Two-hundred-and-forty years have passed since the publication of The Wealth of Nations, yet Smith's observations continue to ring true. Socialism promises great things but it operates through confiscating wealth from its producers and giving to those who crave it. In fact higher taxation and regulation of industries dampens their output. This is why free enterprise and governments favourable to it tend to encourage economic growth whereas socialism stifles it.

Having self-published three books and sold many freelance articles, I know first hand about economic incentive. When a Man Loves a Rabbit: Learning and Living With bunnies sold relatively well since I knew people who loved their house rabbits. Deliverance from Jericho: Six Years in a Blind School sold poorly because most of the enquiries regarding it were from blind folks who couldn't read the paperback. I learned from that experience that knowing one's readership is crucial to increased sales. Details on these books are available through the links on the right hand side of this page.

How I Was Razed: A Journey from Cultism to Christianity, my most recent book, is available from Amazon, Barnes & Noble, or Virtual Bookworm Publishers.

Tuesday, 8 October 2013


Christians consider proclaiming the gospel to be a vital part of their faith, and rightly so. Yet there is another aspect that must be addressed, namely discipleship. One of the last things Christ said in Matthew 28:20b was, "Teaching them (disciples) to observe all things whatsoever I have commanded you.... " Therefore, making disciples is just as important as proclaiming the good news of salvation.

What a pity that so many new believers are left to seek spiritual nourishment from whichever source presents it. From the research I've done and my own experience, I discovered that cults attract mainly seekers of truth. Hardened atheists and devotees to various religions have no use for cults as they are secure in their own beliefs. New Christians, as I was in the early seventies, have no discernment skills so they fall for any lie that masquerades as truth.

In my case, I had given my life to Christ at a vacation Bible school held in the basement of my sister's friend's mother's home. I went there expecting the usual stories and treats that I'd had at the Lutheran church. But Mrs. Blacklock taught something I'd never heard before. She said that everybody was headed for hell but those who accepted Jesus into their hearts and asked forgiveness of their sins would be saved from that terrible fate. I pondered this new teaching for five days, then decided to surrender myself to the Lord.

I don't blame Mrs. Blacklock for not personally inviting me to her church but I wish she had. As far as I know, nobody came to my family's home to invite Diane and I. Mom doesn't remember either. When I was sent back to Jericho Hill School for the Deaf and Blind in September, I returned to the same Anglican church I had attended for the previous five years.

I became spiritually hungry during the summer of 1970 but nobody had told me why church attendance was important. Consequently, I sought spiritual nourishment from radio preachers. Most of them spoke of basic things which I had already learned but one voice stood out among the rest. When I heard The World Tomorrow, I became captivated with Garner Ted Armstrong's persuasive doctrines and analysis of world news events. This was so different from the "Jesus loves me" preaching I'd heard that I faithfully followed his program.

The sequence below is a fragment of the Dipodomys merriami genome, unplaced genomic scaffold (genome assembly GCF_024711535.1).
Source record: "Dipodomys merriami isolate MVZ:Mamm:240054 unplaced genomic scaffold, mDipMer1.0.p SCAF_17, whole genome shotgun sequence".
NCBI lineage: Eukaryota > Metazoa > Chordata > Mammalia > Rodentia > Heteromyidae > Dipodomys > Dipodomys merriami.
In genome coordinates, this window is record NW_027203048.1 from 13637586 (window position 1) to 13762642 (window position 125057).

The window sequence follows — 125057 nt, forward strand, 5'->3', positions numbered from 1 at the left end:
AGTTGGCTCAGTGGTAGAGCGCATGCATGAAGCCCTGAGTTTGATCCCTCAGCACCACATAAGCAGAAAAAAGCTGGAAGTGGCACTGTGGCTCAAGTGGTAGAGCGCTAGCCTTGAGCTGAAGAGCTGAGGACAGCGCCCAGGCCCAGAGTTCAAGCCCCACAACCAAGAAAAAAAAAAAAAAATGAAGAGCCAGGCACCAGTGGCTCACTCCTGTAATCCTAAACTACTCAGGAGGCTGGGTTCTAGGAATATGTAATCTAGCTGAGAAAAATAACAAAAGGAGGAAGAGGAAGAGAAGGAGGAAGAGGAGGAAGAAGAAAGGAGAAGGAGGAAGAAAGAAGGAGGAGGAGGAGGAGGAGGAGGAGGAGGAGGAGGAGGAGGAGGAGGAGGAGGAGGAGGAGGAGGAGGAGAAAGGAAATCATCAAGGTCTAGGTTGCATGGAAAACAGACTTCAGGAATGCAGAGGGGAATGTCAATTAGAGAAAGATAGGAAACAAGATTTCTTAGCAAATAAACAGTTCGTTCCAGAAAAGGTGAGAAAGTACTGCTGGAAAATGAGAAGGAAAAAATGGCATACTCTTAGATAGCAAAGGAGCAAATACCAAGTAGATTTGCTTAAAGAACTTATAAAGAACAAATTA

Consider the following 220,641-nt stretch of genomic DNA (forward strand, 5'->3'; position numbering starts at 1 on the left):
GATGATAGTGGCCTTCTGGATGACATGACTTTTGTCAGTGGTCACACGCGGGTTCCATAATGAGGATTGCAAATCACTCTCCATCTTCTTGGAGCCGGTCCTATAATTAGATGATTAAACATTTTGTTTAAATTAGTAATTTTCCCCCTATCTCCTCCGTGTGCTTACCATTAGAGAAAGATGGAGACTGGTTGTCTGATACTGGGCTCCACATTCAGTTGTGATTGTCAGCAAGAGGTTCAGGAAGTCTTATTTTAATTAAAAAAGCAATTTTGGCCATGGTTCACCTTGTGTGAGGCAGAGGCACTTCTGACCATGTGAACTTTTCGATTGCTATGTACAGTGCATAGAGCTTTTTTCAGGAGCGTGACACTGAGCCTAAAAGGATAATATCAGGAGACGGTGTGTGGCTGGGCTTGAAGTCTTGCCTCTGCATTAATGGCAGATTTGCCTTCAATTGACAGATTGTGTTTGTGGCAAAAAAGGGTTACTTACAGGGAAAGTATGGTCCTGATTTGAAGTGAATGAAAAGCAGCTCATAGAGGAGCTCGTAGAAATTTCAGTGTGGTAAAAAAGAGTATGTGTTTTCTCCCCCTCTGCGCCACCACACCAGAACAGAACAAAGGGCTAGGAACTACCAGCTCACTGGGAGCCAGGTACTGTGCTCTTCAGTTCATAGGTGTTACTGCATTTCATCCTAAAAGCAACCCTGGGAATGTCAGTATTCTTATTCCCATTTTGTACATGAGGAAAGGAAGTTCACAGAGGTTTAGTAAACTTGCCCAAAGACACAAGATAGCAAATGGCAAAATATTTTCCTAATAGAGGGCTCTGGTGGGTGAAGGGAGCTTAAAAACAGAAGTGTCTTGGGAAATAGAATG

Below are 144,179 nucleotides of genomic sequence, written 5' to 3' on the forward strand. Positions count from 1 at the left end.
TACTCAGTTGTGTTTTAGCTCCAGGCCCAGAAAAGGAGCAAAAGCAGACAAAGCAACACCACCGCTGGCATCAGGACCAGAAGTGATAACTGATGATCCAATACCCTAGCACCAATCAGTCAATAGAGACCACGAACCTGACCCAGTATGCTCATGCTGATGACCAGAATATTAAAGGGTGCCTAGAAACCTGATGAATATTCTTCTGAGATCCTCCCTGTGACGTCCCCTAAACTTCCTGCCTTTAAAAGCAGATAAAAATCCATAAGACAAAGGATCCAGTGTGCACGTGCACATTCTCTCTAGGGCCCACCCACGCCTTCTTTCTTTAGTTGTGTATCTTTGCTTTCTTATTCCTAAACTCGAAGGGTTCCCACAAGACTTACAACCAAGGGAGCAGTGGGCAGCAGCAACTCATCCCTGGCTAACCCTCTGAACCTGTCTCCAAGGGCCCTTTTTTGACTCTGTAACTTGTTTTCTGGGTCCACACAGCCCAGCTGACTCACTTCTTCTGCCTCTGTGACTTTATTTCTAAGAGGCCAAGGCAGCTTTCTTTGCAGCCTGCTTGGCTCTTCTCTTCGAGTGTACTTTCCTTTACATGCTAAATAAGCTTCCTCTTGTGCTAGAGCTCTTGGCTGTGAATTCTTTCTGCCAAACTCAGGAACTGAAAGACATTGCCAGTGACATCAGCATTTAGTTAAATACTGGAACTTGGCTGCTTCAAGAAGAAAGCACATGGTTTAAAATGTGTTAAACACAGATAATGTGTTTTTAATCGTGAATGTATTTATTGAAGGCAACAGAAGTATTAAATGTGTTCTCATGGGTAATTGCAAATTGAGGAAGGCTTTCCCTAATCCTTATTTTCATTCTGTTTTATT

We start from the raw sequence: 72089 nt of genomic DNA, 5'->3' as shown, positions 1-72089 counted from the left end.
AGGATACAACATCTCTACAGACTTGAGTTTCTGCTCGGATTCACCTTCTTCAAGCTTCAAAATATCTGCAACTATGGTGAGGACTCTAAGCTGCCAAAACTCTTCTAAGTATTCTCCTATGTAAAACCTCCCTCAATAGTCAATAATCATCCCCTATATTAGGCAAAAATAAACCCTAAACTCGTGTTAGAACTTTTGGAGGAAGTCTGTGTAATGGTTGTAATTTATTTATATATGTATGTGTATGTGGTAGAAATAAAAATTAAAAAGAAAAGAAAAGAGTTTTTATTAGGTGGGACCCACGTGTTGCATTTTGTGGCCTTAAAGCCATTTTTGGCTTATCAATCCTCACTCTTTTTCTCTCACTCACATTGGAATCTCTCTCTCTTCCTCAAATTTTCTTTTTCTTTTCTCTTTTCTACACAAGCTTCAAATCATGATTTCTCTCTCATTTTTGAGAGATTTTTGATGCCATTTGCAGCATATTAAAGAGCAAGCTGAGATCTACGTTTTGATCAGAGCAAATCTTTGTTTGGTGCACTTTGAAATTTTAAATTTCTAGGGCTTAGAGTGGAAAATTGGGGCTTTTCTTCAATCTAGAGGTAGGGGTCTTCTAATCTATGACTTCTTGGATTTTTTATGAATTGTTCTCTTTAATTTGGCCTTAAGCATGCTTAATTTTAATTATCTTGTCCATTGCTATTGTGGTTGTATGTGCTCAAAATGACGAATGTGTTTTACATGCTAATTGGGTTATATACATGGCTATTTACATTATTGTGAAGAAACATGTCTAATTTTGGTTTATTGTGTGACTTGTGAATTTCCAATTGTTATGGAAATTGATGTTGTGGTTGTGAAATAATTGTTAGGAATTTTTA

Then a friend invited me to his house church in November of 1971. Far from the usual Bible study topics, the lay minister spoke of the same sort of things Armstrong preached. I became so captivated by Brother Herald that I joined what I thought of as Thee Church.

As I attended the Wednesday evening meetings, I soaked up everything Brother Herald taught as if it was gospel. Here was somebody who refused to paddle around in the shallow end of the scriptural pool. My desire to know more about God was satiated by his biblical interpretations and I saw no danger in what I learned.

I realize now that Thee Church was a cult and that Brother Herald set himself up as God's mouthpiece. Had I been mentored in apologetics, I would have spotted Brother Herald for the blasphemer he was.

This is why I wrote How I Was Razed: A Journey from Cultism to Christianity. People need to know the truth so they can spot a counterfeit gospel immediately. Read more about this testimony of God's providential guidance at Amazon, Barnes & Noble, or Virtual Bookworm Publishers.

Friday, 4 October 2013


What makes our planet special? According to some scientists, we orbit an unremarkable star in an average galaxy in a vast universe. What makes earth special is that it's perfectly suited for life.

Even a quick look at the other planets in our solar system shows that we live in the best orbit. Venus and Mercury are too close to the sun and the other worlds are too far away. Venus also has a thick atmosphere of carbon dioxide which creates a green house effect. This planet is actually hotter than airless Mercury.

Mars, though it might have had water and a thicker atmosphere at one time is now a barren planet with almost no air. Likewise, the outer planets are unsuitable because of their distance from the sun and lack of oxygen.